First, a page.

Until now the estimation of rolling bearing life has been based on engineering models that consider an equivalent stress, originated beneath the contact surface, that is applied to the stressed volume of the rolling contact. Through the years, fatigue surface–originated failures, resulting from reduced lubrication or contamination, have been incorporated into the estimation of the bearing life by applying a penalty to the overall equivalent stress of the rolling contact. Due to this simplification, the accounting of some specific failure modes originated directly at the surface of the rolling contact can be challenging. In the present article, this issue is addressed by developing a general approach for rolling contact life in which the surfaceoriginated damage is explicitly formulated into the basic fatigue equations of the rolling contact. This is achieved by introducing a function to describe surface-originated failures and coupling it with the traditional, subsurface-originated fatigue risk of the rolling contact. The article presents the fundamental theory of the new model and its general behavior. The ability of the present general method to provide an account for the surface–subsurface competing fatigue mechanisms taking place in rolling bearings is discussed with reference to endurance testing data.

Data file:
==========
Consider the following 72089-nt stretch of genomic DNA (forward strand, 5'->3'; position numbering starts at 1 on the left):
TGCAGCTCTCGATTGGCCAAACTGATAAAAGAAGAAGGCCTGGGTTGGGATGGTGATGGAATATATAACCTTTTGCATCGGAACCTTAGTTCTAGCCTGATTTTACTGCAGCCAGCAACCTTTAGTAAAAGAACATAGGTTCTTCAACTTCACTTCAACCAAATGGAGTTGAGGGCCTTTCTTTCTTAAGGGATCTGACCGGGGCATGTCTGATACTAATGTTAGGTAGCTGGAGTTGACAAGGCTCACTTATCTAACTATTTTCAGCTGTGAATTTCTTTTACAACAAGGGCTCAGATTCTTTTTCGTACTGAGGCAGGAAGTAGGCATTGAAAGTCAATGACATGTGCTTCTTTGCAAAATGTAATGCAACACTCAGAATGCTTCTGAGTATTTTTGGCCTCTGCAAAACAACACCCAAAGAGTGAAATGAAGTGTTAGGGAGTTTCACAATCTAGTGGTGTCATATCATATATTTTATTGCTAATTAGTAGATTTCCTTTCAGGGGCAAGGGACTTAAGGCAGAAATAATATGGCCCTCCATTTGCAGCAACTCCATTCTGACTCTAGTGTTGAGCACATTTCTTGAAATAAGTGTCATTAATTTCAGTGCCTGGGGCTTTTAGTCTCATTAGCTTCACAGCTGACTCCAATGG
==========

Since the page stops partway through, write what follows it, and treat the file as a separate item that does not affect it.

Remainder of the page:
News Items About rolling element

1 Papers Invited for Rolling Element Bearings Symposium (May 11, 2010)
The 2011 ASTM International Symposium on Roller Element Bearings is accepting papers. The symposium is sponsored by the ASTM Internationa...

2 Papers Invited for Rolling Element Bearings Symposium (August 6, 2010)
The 2011 ASTM International Symposium on Roller Element Bearings is accepting papers. The symposium is sponsored by the ASTM Internationa...